Time For Some UC Santa Cruz Folklore

Ah yes, the memories…wait, I don’t remember much of anything, seeing as attending the University of California at Santa Cruz is the mind and body equivalent of being a baby-boomer who took part in the Summer of Love in SF.

Good times.

Anyway, here is a strange little video of what is the Semi-Official “Elf Land” at UCSC.

Fiat slug!

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3 Responses to “Time For Some UC Santa Cruz Folklore”

  1. njudah Says:

    I’m surprised “elf land” is left at all…when I attended Slug College, they were fighting over Colleges 9 and 10 and they were literally beating attorneys and hiring thugs to beat on people to guard the construction zone….so whatever’s left is like Elfland lite I would imagine.

    I’ll never forget the public hearing when aging hippies demanded to know if the UC system consulted a “spiritual consutlant” before making building plans. I also remember that the cost of building the dorms there jacked up the cost of housing for everyone (as campus housing has to pay for itself, not with tax bucks) and people freaked.

  2. Holden Says:

    I know! I was surprised it still exists too. I graduated (Kresge!!) in 2003. It always seemed UCSC was getting “more like UCLA” and less like the kooky social experiment it started out to be.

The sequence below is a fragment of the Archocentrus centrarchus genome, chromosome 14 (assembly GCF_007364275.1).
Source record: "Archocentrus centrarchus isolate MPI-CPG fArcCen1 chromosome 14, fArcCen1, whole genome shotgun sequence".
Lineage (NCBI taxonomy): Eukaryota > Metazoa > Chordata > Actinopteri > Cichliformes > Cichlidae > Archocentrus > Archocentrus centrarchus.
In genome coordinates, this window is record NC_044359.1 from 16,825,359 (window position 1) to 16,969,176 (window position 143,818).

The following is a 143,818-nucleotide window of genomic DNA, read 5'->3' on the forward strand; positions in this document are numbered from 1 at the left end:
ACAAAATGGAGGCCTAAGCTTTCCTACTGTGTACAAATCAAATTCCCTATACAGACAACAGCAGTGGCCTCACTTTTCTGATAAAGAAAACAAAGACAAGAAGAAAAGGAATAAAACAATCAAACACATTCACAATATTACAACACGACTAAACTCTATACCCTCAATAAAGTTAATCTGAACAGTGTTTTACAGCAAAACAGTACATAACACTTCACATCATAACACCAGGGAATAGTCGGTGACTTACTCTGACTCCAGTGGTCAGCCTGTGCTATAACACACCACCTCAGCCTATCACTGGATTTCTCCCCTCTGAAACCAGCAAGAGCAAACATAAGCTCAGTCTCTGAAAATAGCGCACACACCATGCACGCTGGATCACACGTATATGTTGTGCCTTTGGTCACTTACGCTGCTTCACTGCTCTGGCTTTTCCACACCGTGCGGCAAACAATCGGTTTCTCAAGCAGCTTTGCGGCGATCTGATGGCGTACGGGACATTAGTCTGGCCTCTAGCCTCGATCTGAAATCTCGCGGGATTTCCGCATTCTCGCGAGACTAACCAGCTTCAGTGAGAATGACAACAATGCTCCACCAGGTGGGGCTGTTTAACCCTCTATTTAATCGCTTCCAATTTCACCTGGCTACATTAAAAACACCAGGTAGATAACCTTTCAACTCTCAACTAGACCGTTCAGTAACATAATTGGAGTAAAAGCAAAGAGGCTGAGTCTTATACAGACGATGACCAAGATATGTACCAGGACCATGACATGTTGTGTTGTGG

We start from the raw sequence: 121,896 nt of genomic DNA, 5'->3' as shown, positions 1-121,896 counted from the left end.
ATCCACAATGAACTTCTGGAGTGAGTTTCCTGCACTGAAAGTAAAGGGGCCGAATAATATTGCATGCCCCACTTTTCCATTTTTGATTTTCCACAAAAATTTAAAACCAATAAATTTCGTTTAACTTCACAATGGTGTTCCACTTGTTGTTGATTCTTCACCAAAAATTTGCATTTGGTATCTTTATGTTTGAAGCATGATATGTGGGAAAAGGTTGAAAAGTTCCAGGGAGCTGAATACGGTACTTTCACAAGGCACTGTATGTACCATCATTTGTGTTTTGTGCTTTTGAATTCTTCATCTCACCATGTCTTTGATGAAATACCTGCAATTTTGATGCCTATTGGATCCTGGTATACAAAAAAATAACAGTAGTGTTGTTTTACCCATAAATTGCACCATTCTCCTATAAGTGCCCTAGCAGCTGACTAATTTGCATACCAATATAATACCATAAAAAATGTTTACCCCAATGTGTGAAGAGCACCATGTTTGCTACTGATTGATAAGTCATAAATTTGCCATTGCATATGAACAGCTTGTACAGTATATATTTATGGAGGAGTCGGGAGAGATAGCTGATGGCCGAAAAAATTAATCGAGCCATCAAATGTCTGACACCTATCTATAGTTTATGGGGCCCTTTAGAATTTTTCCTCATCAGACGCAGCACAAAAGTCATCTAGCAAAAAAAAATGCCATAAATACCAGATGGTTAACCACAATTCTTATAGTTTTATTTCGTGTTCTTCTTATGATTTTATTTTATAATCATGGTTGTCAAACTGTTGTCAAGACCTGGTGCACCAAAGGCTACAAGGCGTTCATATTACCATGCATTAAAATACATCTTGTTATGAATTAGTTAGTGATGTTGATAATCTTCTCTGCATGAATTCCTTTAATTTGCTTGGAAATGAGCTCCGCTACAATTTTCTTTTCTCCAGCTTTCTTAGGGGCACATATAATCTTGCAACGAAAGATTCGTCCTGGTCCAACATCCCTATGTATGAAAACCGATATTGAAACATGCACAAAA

Which should not be, of course, surprising at all.

    But it’s nice to see Elf Land has made it through at all…the video was shot in 2007.

  3. kyle Says:

    There is no elfland at UCSC and there hasn’t been one since the mid-nineties when construction began on Colleges 9 and 10. Moreover, the garden in that video doesn’t look anything like what elfland was, nor that general bio-region of campus. The folklore of elfland is totally great and should be preserved–but it should be preserved for what elfland WAS, not some yuppie’s little homage to it in his yard.
    There are plenty of fascinating places still at UCSC, mostly in upper campus. The key to remembering elfland is not simply recalling the place as it was, but the importance of the struggle to preserve it. The administration would love to homogenize UCSC completely, but such tendencies are by no means inevitable.

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